Reading time: just over 9 minutes.
A few months ago, I was really pumped to bite my teeth into James McCrae’s book ‘Shit your Ego Says‘. James is a Hay House author, strategist, creative consultant, yogi.
In his book he talks about how he left behind a comfortable life in Minnesota and a successful career in advertising to move to New York City and pursue his dreams of being a writer.
Soon after he arrived, Hurricane Sandy ripped through the eastern seaboard. New York City was underwater, and James was suddenly homeless.
Fleeing to the island of Culebra for refuge, James sat alone on Flamenco Beach while his greatest doubts and insecurities rose to the surface. What he discovered was his Ego – and this began a series of events that lead him to face his Ego and learn from his mistakes – like all best stories do.
I was really excited to get James to discuss more about Ego, creativity and the wonderful power of weirdness.
What’s the worst habit to feed our Ego’s BS?
The worst ego-building habit is simple and yet profound – seeking validation and approval from the outside world instead of looking within to be guided by our own inner truth. When we react to external circumstances, instead of projecting our own vision, reality and purpose outward, we get caught up in all the ego’s traps.
Whenever you feel dragged back in the Ego’s chatter, how do you remove yourself from it?
It’s important to note that nobody – not myself or the Dalai Lama – is above the ego’s influence. It’s build into our DNA. We may have a great week of happy mindfulness and the next day we wake up with the ego talking mad shit. This is normal. And the most important thing we can do is listen. We must become the observer of our own thoughts. Mindfulness practices like yoga and meditation go a long way in helping us identify which thoughts are serving us and which thoughts are not.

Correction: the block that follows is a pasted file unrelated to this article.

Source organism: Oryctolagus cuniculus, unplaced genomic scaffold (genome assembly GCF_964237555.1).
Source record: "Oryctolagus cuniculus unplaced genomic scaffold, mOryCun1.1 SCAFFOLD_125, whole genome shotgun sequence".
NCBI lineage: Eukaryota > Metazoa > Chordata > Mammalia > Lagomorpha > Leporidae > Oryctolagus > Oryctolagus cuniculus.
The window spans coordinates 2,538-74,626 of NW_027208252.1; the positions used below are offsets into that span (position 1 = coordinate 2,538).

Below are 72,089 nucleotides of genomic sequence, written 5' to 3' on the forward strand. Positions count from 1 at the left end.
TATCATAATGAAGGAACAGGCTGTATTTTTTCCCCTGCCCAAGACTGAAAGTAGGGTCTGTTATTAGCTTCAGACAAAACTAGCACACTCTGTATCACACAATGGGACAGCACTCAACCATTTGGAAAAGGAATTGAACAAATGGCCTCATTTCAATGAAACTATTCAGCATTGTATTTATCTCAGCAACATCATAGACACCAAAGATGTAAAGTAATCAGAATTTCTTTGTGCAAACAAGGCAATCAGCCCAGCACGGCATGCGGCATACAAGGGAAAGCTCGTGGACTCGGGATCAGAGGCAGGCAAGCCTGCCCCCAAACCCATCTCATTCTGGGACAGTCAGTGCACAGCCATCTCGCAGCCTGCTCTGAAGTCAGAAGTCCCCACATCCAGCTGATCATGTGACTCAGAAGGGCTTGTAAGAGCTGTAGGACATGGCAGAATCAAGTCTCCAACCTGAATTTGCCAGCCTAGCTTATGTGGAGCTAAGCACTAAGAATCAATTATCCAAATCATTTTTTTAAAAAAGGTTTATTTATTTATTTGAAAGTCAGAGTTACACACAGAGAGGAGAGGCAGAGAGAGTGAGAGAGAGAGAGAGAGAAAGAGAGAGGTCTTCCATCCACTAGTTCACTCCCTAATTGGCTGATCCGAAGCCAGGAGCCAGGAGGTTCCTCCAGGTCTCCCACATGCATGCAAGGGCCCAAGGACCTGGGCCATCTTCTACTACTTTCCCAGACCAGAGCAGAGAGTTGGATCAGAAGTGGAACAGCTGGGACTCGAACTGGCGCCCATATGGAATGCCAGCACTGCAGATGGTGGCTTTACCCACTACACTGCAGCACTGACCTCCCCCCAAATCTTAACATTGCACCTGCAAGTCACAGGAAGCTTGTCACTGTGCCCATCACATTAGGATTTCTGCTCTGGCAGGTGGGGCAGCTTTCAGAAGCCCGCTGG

Why do you think people relate so well with the “hitting rock bottom” experiences so many authors describe in their journey?
Facing a difficult challenge is usually needed to initiate what Joseph Campbell called the hero’s journey, which is an inner quest to actualize our true self and live according to our higher purpose. Hitting rock bottom can be helpful because it allows us to dissolve the illusions of social conditioning and see the world with fresh eyes.
We’re often too distracted by the expectations of our society to step fully into our own power, so it’s valuable to have experiences that make us question the rules and assumptions by which we live, and this includes experiencing failure. When we are forced to release everything we thought to be true, we create space in our lives to expand into a greater version of ourselves.
What’s the aim of Innerspace Foundation?
The Innerspace Foundation is a non-profit organization committed to finding collaborations and synergies between the worlds of creativity and consciousness. I believe that creativity is a higher form of consciousness, and the art community and the spiritual community would both benefit by sharing ideas, perspectives, and talent.
How do you think social media and the online noise is affecting creativity and the way we tap into it?